With Sadio Mane out, time to see what Alex Oxlade-Chamberlain can do
Another international break, another injury. Liverpool supporters always fear the worst when their players head off to represent their countries, and for good reason. The news that Sadio Mane would miss six weeks with a hamstring injury sustained playing for Senegal was met with dismay, but not surprise.
Of all the players Liverpool could ill afford to be without with so many important games coming up, only Philippe Coutinho comes close to Mane. Liverpool's entire season was derailed last January when the Senegalese forward missed a month while competing in the African Nations Cup, but since then Jurgen Klopp has invested heavily in two wide players with pace. The Reds will miss Mane, but at least they look better equipped to deal with his absence than they were last season.
Klopp has a few options to replace his star man, but regardless of what he decides to do, Liverpool are clearly going to be weaker than they would be with Mane in the side. Considering how they've struggled for wins even with Mane, Kopites are understandably worried.
Football is a squad game these days, though, and one man's misfortune is another man's opportunity. There is a chance for someone to benefit from the absence of Mane, the question is who will it be?
Coutinho has spent most of his career playing on the left of a front three and he's most likely to get the nod for Saturday's huge game with Manchester United at Anfield. It's far from ideal, though, as Coutinho has been excelling in a midfield three. If the Brazilian is used as a direct replacement for Mane, then that opens up the door for a midfield player. Emre Can and Georginio Wijnaldum have been competing for one place of late; now there may be room for both. Wijnaldum has usually been terrific in big games at Anfield, so Saturday might be just the occasion for him to bounce back to form.
If, however, Klopp elects to keep Coutinho in a deeper role, then he appears to have a straight choice between Alex Oxlade-Chamberlain and Daniel Sturridge as the final member of his front three. The inclusion of Sturridge would move Roberto Firmino out wide into a position in which he has often struggled to make much of an impression. That might be a sacrifice worth making if Sturridge was banging in goals, but the England man has done little to justify keeping his place in the team.
All things being equal, Oxlade-Chamberlain is the most natural replacement for Mane, but thus far Klopp has seemed reluctant to pick him. That's understandable when his first-choice players are available, but if Oxlade-Chamberlain cannot get in the team when Mane or Mohamed Salah are absent, it's fair for supporters to question why Liverpool shelled out so much money to sign him, particularly when he was due to be a free agent next summer.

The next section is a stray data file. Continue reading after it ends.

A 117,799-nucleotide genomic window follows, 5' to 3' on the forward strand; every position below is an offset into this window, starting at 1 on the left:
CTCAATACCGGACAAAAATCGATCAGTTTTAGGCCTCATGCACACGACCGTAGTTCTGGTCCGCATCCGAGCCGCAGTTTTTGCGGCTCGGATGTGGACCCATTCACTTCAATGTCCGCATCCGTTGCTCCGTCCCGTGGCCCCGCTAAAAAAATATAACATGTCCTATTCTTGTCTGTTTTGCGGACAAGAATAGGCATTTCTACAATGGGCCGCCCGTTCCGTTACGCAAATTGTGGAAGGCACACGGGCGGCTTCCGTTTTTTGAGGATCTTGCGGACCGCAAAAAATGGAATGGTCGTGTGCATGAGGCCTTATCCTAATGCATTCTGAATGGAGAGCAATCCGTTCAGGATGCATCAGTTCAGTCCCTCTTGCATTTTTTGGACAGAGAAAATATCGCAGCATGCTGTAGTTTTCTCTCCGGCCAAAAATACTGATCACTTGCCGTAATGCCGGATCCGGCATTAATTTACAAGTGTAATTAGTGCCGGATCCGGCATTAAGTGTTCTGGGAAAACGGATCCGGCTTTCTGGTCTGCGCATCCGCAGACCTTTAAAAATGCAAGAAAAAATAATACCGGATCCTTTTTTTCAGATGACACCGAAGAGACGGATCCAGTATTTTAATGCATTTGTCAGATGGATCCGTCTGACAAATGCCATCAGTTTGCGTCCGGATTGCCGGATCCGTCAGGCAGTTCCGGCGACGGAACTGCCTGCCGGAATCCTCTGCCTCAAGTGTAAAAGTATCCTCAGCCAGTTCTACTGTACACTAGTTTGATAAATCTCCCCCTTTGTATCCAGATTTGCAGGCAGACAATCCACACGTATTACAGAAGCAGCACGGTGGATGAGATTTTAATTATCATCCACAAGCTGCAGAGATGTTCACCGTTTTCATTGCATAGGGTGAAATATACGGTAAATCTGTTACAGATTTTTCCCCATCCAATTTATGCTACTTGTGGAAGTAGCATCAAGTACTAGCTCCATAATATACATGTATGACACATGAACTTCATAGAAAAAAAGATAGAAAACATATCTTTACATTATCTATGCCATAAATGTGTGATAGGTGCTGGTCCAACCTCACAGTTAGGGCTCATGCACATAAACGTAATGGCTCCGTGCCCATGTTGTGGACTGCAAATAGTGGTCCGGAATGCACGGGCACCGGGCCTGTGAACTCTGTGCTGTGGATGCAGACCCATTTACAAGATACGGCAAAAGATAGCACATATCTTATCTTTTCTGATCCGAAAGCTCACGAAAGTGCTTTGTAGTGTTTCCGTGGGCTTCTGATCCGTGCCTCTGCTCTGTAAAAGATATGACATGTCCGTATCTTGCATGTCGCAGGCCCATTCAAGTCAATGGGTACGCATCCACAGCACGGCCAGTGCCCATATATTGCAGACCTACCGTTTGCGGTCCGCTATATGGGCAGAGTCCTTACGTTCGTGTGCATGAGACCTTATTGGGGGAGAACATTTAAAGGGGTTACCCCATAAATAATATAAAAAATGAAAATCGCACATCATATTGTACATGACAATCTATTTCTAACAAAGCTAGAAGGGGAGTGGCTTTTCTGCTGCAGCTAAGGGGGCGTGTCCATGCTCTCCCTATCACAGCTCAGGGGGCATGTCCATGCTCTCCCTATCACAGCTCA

Liverpool needed more cover/competition out wide, so surely this the exact scenario for which Oxlade-Chamberlain was brought in. If he is overlooked again, then some will say that it's a damning indictment of Liverpool's transfer policy.
The 24-year-old has endured a difficult start to the season. His last game for Arsenal was a 4-0 defeat at Anfield and his first game for Liverpool was a 5-0 reversal at Manchester City a fortnight later. Not much has gone right for him since. His only start so far came in a Carabao Cup defeat at Leicester, and he's been largely on the periphery as Liverpool have struggled to turn dominance into victories.
He's been heavily criticised for someone who has barely been given an opportunity to play, and perhaps some of his fiercest critics need to take a step back. Oxlade-Chamberlain is a good player. He wasn't plucked from a Championship side or a smaller European league. He came from Arsenal, which finished above Liverpool in four of the six seasons he was there, won trophies and played regularly in the Champions League. This was not a step up in class for him.
He still has a lot to prove of course, and doubts as to whether he's good enough to hold down a regular place at Anfield are clearly justified, but he's not some chump in over his head at the top level. Yet that's how he's been portrayed recently. It's baffling. He's made only one start for Liverpool, in a patched-up team in a cup competition that, like it or not, was seen by many as an inconvenience. Yes, he was terrible that night, but so were most of his teammates.
So why all the negativity toward him? His Arsenal record is part of it, but presumably it's also based on some disappointing performances for England. Since when have Liverpool supporters put any stock whatsoever in what their players do while wearing the three lions? International football is not a barometer for what a player will do at the club level. If it were, El Hadji Diouf would have been a star at Liverpool instead of a huge flop.
It's fair to doubt whether Oxlade-Chamberlain is going to be good enough to make it at Liverpool. It's also fair to question the club spending so much money on a player with a poor goal-scoring record and an even worse injury one. It isn't fair to write him off before he's really had a chance to prove himself though.
That opportunity has to come now that Mane is unavailable. It might be this Saturday against Manchester United, but if not, then Liverpool have a lot of important games coming up and they need Oxlade-Chamberlain to step up to the plate.
This is what he was bought for, so let's see what he can do.
Dave Usher is one of ESPN's Liverpool bloggers and the founder of LFC fanzine and website The Liverpool Way. Follow him on Twitter: @theliverpoolway.